A handful of Lakeland Village residents turned out at Lakeland Village School Tuesday night to hear the chief of police talk about what’s being done to keep their neighborhood safe.
who also serves as chief for both the Lake Elsinore and Wildomar police departments, offered an opportunity for residents to get the neighborhood’s recent crime figures, meet other high-ranking sheriff’s department officials, ask questions about policing practices and express concerns.
As the captain put it, the event, which was also aimed at neighborhoods in the surrounding Santa Rosa Plateau communities, was designed to “break down barriers and open lines of communication.”
Long-time Lakeland Village resident Barbara Dye was in attendance Tuesday and said her neighborhood has seen vast improvement over the 18 years she has been living there, and she thanked the Riverside County Sheriff’s Department for its efforts to work with the community to reduce crime.
Dye, who is president of the Lakeland Village Neighborhood Association, said she has “seen a lot” over the last two decades. She moved to the area as a single mom and said the meth labs and street thugs that once infiltrated her neighborhood have largely disappeared, but it took community involvement.
“When I moved in, I thought, ‘what have I done?’”
Dye said she and other residents gathered and began a concerted effort all those years ago to rid the neighborhood of crime by working directly with police.
“That’s exactly the kind of thing we want to see,” Captain Fontneau said, explaining that his department is dedicated to helping communities form neighborhood watch programs. “Residents become our eyes and ears. We could not do our jobs without you working with us.”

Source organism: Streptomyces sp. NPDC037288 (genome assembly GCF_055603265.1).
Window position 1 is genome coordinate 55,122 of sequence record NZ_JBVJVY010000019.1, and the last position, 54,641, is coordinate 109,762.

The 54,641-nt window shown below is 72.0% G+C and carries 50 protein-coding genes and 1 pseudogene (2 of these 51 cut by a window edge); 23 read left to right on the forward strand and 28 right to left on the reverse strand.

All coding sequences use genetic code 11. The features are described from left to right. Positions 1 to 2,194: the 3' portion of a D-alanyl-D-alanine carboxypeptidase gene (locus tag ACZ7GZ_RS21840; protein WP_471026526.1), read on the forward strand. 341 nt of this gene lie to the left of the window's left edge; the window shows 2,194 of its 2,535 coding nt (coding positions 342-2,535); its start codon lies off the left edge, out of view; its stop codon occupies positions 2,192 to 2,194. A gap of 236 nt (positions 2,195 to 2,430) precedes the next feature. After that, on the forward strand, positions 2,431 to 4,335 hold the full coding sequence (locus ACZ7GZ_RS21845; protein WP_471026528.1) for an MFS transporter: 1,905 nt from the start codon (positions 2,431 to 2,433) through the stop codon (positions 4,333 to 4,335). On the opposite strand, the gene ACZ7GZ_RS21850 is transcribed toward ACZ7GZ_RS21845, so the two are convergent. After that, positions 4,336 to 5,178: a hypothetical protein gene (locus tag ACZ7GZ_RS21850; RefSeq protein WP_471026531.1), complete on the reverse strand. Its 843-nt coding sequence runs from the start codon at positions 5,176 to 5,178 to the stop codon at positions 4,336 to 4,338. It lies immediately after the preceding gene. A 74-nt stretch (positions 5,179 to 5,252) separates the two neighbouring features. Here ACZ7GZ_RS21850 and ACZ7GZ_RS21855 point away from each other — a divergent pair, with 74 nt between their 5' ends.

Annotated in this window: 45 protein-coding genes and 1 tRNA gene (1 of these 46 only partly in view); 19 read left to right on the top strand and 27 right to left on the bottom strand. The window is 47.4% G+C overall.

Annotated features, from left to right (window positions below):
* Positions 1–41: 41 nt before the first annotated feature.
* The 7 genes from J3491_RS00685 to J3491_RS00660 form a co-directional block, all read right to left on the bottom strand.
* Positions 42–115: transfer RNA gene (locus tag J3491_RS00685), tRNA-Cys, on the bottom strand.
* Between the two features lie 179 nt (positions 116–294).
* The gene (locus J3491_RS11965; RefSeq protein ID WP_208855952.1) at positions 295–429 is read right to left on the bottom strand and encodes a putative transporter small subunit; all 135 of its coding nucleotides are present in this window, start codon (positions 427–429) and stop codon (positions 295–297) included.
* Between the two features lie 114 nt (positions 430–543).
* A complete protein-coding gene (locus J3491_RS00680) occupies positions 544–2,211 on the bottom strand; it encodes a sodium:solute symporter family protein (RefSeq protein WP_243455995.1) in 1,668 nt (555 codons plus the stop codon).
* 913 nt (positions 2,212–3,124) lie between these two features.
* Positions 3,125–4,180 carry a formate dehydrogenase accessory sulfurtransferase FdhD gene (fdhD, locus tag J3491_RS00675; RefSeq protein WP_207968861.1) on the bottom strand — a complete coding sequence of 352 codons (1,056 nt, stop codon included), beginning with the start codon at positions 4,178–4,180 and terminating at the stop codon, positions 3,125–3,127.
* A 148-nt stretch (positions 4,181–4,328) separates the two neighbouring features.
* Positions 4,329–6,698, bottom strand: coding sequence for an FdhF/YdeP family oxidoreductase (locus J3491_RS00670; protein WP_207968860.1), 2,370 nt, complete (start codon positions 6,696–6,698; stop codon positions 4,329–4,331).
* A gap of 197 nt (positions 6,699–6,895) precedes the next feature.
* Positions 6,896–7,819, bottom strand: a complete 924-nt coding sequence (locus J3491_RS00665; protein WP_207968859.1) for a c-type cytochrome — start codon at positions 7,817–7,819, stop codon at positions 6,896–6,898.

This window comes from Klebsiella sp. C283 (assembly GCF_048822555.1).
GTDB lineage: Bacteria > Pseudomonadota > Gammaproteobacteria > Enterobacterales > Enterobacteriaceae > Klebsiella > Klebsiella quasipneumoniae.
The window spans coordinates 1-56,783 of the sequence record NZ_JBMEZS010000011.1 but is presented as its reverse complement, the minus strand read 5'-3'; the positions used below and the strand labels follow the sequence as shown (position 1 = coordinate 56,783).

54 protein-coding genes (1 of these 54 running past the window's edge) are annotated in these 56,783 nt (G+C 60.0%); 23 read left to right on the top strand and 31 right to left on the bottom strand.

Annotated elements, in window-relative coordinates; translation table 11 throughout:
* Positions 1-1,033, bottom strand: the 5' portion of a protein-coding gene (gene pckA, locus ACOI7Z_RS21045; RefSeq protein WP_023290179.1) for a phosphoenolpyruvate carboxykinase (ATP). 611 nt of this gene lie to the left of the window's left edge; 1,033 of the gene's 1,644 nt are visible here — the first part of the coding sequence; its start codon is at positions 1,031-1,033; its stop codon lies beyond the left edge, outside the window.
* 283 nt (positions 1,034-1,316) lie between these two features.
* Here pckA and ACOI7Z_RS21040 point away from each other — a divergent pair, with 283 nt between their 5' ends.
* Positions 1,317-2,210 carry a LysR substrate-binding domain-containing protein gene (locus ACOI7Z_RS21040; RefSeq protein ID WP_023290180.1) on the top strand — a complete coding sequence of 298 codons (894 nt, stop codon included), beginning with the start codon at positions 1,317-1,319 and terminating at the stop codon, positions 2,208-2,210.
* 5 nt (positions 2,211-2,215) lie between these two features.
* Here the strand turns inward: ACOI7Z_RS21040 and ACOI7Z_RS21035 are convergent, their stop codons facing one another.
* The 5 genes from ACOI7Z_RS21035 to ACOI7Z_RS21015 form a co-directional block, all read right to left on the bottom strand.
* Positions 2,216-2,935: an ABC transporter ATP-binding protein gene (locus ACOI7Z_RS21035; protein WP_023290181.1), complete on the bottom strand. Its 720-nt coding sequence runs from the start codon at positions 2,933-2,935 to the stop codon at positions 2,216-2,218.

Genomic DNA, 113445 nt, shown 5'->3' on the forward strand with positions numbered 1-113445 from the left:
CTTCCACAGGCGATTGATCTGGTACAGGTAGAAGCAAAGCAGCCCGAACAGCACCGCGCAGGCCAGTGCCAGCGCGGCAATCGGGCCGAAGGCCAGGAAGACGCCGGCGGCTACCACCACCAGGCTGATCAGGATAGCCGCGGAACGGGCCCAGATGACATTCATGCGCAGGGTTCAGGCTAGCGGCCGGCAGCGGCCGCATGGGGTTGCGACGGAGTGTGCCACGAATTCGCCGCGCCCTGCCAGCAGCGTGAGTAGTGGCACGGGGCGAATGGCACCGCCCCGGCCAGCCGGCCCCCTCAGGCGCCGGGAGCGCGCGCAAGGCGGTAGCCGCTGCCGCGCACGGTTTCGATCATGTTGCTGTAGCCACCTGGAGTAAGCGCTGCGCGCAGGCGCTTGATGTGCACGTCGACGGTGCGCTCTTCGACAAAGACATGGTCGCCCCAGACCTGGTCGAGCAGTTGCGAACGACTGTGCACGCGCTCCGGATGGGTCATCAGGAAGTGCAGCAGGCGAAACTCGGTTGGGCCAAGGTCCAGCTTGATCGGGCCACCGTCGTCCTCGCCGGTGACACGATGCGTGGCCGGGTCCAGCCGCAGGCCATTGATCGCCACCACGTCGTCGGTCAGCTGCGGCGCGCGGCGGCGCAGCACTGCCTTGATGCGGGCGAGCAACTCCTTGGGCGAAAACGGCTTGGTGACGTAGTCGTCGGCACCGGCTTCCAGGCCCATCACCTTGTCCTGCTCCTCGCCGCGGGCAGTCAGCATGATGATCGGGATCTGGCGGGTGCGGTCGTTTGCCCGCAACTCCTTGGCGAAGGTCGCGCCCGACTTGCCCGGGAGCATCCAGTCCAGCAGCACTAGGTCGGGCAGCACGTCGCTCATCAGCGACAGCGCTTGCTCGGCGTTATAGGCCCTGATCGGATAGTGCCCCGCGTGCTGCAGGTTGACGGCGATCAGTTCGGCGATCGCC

The captain concedes that crime still exists in Lakeland Village.
In 2011, larceny/theft and burglaries were up over the previous years in Lakeland Village, but rates on other serious crimes dropped, the captain said.
Lake Elsinore Mayor Brian Tisdale attended Tuesday night’s town hall. He said he address issues in Lakeland Village.
“As Lakeland Village goes, so goes Lake Elsinore,” said Tisdale, who resides next door to Lakeland Village. “I live in this community too. We can do a whole lot better.”
Concerns voiced by citizens in attendance Tuesday night included worries over how school children will get to campus safely now that the
Captain Fontneau acknowledged the concern and said his department is doing what it can with limited resources, but he recommended that residents also reach out to the California Highway Patrol, the agency that has jurisdiction over traffic in the unincorporated area.
Currently, leaders from across the county, the city of Lake Elsinore, and the LEUSD are working to ensure kids get to school safely next year, despite the bus cuts. for more on that story.
For more information on how to form a neighborhood watch program in your community, contact Captain Dave Fontneau at 951-245-3333. If you live in Wildomar, contact Lt. Dan Anne at 951-245-3329.
For more information on the Lakeland Village Neighborhood Association, contact Barbara Dye at 951-678-0256.